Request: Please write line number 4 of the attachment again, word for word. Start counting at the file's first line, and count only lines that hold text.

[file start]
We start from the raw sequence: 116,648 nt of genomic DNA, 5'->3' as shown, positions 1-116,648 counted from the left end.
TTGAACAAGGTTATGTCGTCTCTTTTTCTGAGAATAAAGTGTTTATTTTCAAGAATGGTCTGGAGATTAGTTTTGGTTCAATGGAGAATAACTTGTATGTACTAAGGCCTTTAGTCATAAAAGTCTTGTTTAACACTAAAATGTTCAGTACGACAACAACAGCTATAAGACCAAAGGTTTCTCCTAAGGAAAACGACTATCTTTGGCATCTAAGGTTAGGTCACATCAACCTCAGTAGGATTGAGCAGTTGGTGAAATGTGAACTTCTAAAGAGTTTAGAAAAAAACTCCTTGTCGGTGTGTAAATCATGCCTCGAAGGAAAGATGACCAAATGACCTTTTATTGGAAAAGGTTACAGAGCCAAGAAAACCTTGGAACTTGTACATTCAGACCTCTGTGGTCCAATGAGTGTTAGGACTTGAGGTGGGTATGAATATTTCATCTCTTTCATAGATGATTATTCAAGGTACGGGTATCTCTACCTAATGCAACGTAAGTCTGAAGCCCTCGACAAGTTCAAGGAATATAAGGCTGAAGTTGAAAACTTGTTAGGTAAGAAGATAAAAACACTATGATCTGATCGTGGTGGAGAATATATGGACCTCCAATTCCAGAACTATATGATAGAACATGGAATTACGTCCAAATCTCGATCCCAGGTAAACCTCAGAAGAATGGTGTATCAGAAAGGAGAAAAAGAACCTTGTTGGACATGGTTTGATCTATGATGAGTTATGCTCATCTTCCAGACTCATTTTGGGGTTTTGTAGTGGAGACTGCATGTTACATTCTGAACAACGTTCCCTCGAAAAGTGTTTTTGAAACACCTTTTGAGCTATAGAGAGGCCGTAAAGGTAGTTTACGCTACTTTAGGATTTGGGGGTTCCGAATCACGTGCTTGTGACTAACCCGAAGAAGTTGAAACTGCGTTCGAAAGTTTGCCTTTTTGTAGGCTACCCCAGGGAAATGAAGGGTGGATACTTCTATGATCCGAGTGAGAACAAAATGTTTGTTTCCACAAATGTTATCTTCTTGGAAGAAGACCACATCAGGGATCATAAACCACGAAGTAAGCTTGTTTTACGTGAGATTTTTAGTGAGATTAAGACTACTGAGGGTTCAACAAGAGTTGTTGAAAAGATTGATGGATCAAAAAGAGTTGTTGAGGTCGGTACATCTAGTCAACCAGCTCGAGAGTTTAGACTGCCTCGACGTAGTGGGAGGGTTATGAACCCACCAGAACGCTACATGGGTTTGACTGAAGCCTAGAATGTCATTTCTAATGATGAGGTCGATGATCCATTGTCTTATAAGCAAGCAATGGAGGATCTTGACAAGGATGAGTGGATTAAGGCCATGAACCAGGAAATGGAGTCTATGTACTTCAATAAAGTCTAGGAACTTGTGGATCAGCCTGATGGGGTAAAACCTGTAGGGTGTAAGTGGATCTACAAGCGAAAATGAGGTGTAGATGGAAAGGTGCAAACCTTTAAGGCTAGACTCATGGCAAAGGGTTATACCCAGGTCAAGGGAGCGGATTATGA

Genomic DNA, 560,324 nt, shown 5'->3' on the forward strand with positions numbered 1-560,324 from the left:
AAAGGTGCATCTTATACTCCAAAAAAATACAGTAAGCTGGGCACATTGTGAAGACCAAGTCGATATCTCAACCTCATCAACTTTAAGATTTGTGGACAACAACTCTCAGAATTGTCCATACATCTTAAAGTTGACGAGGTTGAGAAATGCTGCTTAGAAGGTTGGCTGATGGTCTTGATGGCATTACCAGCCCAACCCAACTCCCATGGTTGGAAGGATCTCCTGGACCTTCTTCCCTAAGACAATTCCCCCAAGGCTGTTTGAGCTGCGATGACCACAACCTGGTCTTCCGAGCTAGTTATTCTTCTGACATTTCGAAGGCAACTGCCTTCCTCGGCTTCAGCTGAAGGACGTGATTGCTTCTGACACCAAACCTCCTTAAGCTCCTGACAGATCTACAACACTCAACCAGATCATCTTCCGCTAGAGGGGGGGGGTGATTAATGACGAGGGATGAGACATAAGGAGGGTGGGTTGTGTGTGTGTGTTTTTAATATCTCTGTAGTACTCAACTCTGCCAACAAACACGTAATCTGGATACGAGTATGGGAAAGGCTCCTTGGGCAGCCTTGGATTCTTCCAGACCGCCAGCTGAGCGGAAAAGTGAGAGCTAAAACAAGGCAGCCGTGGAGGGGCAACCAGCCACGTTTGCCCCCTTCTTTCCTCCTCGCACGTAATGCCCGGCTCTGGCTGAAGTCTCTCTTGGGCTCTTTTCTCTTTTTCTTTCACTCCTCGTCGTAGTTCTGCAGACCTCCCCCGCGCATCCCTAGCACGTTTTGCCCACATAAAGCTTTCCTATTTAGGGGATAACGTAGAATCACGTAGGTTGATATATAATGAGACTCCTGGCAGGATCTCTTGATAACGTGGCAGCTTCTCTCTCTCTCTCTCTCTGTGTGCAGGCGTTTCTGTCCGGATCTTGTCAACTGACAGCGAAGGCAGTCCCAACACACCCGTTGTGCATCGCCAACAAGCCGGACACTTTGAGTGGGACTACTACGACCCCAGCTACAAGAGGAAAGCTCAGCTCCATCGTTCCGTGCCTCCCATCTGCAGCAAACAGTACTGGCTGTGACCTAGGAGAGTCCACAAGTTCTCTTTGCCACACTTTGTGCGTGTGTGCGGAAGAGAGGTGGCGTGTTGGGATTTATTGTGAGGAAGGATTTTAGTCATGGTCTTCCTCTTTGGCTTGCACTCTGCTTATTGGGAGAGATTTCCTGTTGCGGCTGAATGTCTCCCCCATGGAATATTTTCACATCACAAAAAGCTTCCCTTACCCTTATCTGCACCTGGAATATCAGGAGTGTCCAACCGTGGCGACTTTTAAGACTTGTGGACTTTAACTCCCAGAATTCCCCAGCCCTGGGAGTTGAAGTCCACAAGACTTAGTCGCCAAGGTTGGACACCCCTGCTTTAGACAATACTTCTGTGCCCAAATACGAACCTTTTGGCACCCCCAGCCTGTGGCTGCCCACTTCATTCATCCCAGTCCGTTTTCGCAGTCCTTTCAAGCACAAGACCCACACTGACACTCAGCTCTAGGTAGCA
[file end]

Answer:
AAAGGTGCATCTTATACTCCAAAAAAATACAGTAAGCTGGGCACATTGTGAAGACCAAGTCGATATCTCAACCTCATCAACTTTAAGATTTGTGGACAACAACTCTCAGAATTGTCCATACATCTTAAAGTTGACGAGGTTGAGAAATGCTGCTTAGAAGGTTGGCTGATGGTCTTGATGGCATTACCAGCCCAACCCAACTCCCATGGTTGGAAGGATCTCCTGGACCTTCTTCCCTAAGACAATTCCCCCAAGGCTGTTTGAGCTGCGATGACCACAACCTGGTCTTCCGAGCTAGTTATTCTTCTGACATTTCGAAGGCAACTGCCTTCCTCGGCTTCAGCTGAAGGACGTGATTGCTTCTGACACCAAACCTCCTTAAGCTCCTGACAGATCTACAACACTCAACCAGATCATCTTCCGCTAGAGGGGGGGGGTGATTAATGACGAGGGATGAGACATAAGGAGGGTGGGTTGTGTGTGTGTGTTTTTAATATCTCTGTAGTACTCAACTCTGCCAACAAACACGTAATCTGGATACGAGTATGGGAAAGGCTCCTTGGGCAGCCTTGGATTCTTCCAGACCGCCAGCTGAGCGGAAAAGTGAGAGCTAAAACAAGGCAGCCGTGGAGGGGCAACCAGCCACGTTTGCCCCCTTCTTTCCTCCTCGCACGTAATGCCCGGCTCTGGCTGAAGTCTCTCTTGGGCTCTTTTCTCTTTTTCTTTCACTCCTCGTCGTAGTTCTGCAGACCTCCCCCGCGCATCCCTAGCACGTTTTGCCCACATAAAGCTTTCCTATTTAGGGGATAACGTAGAATCACGTAGGTTGATATATAATGAGACTCCTGGCAGGATCTCTTGATAACGTGGCAGCTTCTCTCTCTCTCTCTCTCTGTGTGCAGGCGTTTCTGTCCGGATCTTGTCAACTGACAGCGAAGGCAGTCCCAACACACCCGTTGTGCATCGCCAACAAGCCGGACACTTTGAGTGGGACTACTACGACCCCAGCTACAAGAGGAAAGCTCAGCTCCATCGTTCCGTGCCTCCCATCTGCAGCAAACAGTACTGGCTGTGACCTAGGAGAGTCCACAAGTTCTCTTTGCCACACTTTGTGCGTGTGTGCGGAAGAGAGGTGGCGTGTTGGGATTTATTGTGAGGAAGGATTTTAGTCATGGTCTTCCTCTTTGGCTTGCACTCTGCTTATTGGGAGAGATTTCCTGTTGCGGCTGAATGTCTCCCCCATGGAATATTTTCACATCACAAAAAGCTTCCCTTACCCTTATCTGCACCTGGAATATCAGGAGTGTCCAACCGTGGCGACTTTTAAGACTTGTGGACTTTAACTCCCAGAATTCCCCAGCCCTGGGAGTTGAAGTCCACAAGACTTAGTCGCCAAGGTTGGACACCCCTGCTTTAGACAATACTTCTGTGCCCAAATACGAACCTTTTGGCACCCCCAGCCTGTGGCTGCCCACTTCATTCATCCCAGTCCGTTTTCGCAGTCCTTTCAAGCACAAGACCCACACTGACACTCAGCTCTAGGTAGCA